The Legend of Zelda: Dual Worlds Cliché

This month has caused me to look back at a lot of different Zelda games. I can’t say I have played all of them, but I have definitely played a good portion of them and one thing I have noticed is that a lot of the games have a similar gimmick. This gimmick is one where you have to traverse between two different worlds in order to go further in your quest. The most obvious examples are the light world and the dark world from games like The Legend of Zelda: A Link to the Past as well as it’s sequel game The Legend of Zelda: A Link Between Worlds. There are other instances of this such as when you are traveling between the past and the present in games like The Legend of Zelda: Ocarina of Time and The Legend of Zelda: Oracle of Ages. Then finally there are instances where it isn’t the world that changes, but rather it is the way you interact with the world that changes in games like The Legend of Zelda: Minish Cap and The Legend of Zelda: Oracle of Seasons. This series usually has a lot of time spent traversing through different worlds, but it makes sense most of the time. I don’t actually want to knock this cliché too much because when used effectively, it can be a great way to introduce interesting puzzles into your series of games that involve a lot of puzzle-solving elements. However this usually applies best to the 2D games that I have listed as they usually find interesting ways to make the most of these mechanics. I usually have more problems with it in the 3D games where it feels as though the extra world is there to add more meat to the game and doesn’t really come into play in terms of puzzle-solving. That is not to say they are bad games, I just think that adding a dual world in more recent Zelda games is mainly there just to give us more stuff to explore. To talk more about what I mean let’s delve a bit into The Legend of Zelda: Ocarina of Time.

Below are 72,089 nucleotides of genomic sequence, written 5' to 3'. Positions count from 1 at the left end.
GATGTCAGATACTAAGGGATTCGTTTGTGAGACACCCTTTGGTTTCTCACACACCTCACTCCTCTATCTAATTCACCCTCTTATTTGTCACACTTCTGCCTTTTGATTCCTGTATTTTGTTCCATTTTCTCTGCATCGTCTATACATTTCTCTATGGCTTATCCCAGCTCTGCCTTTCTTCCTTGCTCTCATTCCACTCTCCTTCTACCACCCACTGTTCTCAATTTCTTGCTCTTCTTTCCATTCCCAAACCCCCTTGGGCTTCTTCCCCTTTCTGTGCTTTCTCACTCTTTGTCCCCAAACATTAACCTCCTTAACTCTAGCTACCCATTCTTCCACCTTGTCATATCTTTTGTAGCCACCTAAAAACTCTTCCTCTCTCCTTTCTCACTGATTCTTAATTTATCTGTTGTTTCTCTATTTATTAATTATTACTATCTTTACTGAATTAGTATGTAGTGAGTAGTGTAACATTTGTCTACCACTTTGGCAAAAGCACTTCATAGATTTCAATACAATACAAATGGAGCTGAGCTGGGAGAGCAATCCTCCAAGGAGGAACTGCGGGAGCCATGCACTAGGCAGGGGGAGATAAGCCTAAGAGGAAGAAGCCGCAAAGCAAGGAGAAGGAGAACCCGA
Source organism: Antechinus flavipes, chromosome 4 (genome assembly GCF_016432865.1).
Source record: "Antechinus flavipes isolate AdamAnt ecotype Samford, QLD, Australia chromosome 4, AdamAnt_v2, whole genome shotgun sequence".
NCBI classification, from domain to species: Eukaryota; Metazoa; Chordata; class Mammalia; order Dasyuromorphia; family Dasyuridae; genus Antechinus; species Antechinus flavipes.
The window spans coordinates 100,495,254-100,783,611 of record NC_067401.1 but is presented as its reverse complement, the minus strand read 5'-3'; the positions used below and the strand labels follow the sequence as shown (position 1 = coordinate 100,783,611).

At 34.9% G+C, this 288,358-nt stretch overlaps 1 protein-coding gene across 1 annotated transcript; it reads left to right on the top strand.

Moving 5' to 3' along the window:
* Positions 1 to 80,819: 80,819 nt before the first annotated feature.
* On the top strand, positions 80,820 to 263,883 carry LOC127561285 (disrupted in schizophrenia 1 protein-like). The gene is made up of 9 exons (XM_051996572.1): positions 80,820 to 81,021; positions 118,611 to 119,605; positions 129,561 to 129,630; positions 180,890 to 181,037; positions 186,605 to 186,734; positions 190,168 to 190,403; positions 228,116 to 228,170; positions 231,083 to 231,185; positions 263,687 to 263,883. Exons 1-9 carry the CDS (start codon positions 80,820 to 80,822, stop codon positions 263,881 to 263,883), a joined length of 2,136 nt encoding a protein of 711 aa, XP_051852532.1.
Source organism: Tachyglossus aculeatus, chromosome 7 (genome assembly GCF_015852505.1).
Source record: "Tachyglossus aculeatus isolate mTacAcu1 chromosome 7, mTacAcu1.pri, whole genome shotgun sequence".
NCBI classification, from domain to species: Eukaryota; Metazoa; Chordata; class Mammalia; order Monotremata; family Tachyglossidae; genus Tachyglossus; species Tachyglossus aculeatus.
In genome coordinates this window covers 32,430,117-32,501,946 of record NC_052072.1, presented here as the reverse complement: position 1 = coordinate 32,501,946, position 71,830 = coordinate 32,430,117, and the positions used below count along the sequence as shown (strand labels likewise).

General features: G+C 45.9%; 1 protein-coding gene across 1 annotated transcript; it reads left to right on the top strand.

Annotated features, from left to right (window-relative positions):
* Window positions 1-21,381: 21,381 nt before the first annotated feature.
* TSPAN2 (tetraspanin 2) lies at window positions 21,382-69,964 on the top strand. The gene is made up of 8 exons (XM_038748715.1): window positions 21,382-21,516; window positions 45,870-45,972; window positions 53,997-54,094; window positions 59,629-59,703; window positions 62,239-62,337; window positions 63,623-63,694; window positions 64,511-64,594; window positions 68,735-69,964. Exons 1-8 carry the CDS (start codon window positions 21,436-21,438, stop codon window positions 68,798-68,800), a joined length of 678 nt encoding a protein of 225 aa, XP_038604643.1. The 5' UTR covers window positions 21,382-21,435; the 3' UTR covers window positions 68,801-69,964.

Now I know I talked about this game a lot in my previous post, but this time I want to incorporate a bit more gameplay into my thoughts today. Now after reaching the second half of the game you eventually reach a point where you get the ability to travel back and forth between the past and present using the Master Sword. The mysterious Sheik (Zelda) even gives you a song allowing you to warp there at will. There still remains the question however of why there is a need to allow us to have this feature. The game obliges by having you use time travel to access two different dungeons in the past in order to collect items for the dungeons in the second half. There are other things that allow you to collect special items by traveling between times. However, it never really feels as though the time travel itself is an actual puzzle mechanic. I wouldn’t really call it a puzzle if you can’t progress further until you find an obvious spot that only your child self would be able to access. At least getting the Song of Storms has some puzzle elements and makes you work for it a little bit but there are no real puzzles other than getting two items in the dungeons you are working on as an adult in the past before proceeding. Now the lack of more uses with the time mechanic is disheartening since is can be used in more interesting ways. For instance there is one dungeon in The Legend of Zelda: Skyward Sword that involves using time mechanics to affect the movements of the actual dungeon. Yet in the game based around time travel it is only used in one spot which completely kills any way for it to be used as anything more than a warp point. I get there is a reason for this in the game and locking off the past would make completion of certain aspects impossible, but I think the switching between timelines can be used for more than getting beans to grow faster.